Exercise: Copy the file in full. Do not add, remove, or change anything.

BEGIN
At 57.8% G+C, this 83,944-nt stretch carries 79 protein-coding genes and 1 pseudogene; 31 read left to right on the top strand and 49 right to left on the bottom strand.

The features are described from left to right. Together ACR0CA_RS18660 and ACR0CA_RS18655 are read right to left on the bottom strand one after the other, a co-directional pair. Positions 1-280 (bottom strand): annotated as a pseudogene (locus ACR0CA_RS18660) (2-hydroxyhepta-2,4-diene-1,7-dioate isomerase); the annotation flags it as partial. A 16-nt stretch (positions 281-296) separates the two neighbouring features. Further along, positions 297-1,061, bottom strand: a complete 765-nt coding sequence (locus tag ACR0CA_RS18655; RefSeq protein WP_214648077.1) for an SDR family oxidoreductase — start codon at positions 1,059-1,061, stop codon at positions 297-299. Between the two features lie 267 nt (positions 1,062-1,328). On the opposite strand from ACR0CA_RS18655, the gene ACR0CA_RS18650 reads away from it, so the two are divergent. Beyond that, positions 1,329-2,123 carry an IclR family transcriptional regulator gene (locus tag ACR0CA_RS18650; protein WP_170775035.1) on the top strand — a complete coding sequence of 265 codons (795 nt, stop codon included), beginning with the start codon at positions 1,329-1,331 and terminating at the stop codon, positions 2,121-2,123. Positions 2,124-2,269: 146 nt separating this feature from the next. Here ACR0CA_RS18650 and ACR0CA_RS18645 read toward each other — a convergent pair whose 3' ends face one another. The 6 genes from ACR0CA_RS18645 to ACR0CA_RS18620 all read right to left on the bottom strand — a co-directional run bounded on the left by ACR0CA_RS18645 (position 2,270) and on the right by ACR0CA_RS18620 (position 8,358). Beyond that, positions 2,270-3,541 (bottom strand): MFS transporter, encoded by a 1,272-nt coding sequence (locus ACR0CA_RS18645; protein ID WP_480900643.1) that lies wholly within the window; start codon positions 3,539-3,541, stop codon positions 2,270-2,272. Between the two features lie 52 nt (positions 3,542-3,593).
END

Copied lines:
At 57.8% G+C, this 83,944-nt stretch carries 79 protein-coding genes and 1 pseudogene; 31 read left to right on the top strand and 49 right to left on the bottom strand.

The features are described from left to right. Together ACR0CA_RS18660 and ACR0CA_RS18655 are read right to left on the bottom strand one after the other, a co-directional pair. Positions 1-280 (bottom strand): annotated as a pseudogene (locus ACR0CA_RS18660) (2-hydroxyhepta-2,4-diene-1,7-dioate isomerase); the annotation flags it as partial. A 16-nt stretch (positions 281-296) separates the two neighbouring features. Further along, positions 297-1,061, bottom strand: a complete 765-nt coding sequence (locus tag ACR0CA_RS18655; RefSeq protein WP_214648077.1) for an SDR family oxidoreductase — start codon at positions 1,059-1,061, stop codon at positions 297-299. Between the two features lie 267 nt (positions 1,062-1,328). On the opposite strand from ACR0CA_RS18655, the gene ACR0CA_RS18650 reads away from it, so the two are divergent. Beyond that, positions 1,329-2,123 carry an IclR family transcriptional regulator gene (locus tag ACR0CA_RS18650; protein WP_170775035.1) on the top strand — a complete coding sequence of 265 codons (795 nt, stop codon included), beginning with the start codon at positions 1,329-1,331 and terminating at the stop codon, positions 2,121-2,123. Positions 2,124-2,269: 146 nt separating this feature from the next. Here ACR0CA_RS18650 and ACR0CA_RS18645 read toward each other — a convergent pair whose 3' ends face one another. The 6 genes from ACR0CA_RS18645 to ACR0CA_RS18620 all read right to left on the bottom strand — a co-directional run bounded on the left by ACR0CA_RS18645 (position 2,270) and on the right by ACR0CA_RS18620 (position 8,358). Beyond that, positions 2,270-3,541 (bottom strand): MFS transporter, encoded by a 1,272-nt coding sequence (locus ACR0CA_RS18645; protein ID WP_480900643.1) that lies wholly within the window; start codon positions 3,539-3,541, stop codon positions 2,270-2,272. Between the two features lie 52 nt (positions 3,542-3,593).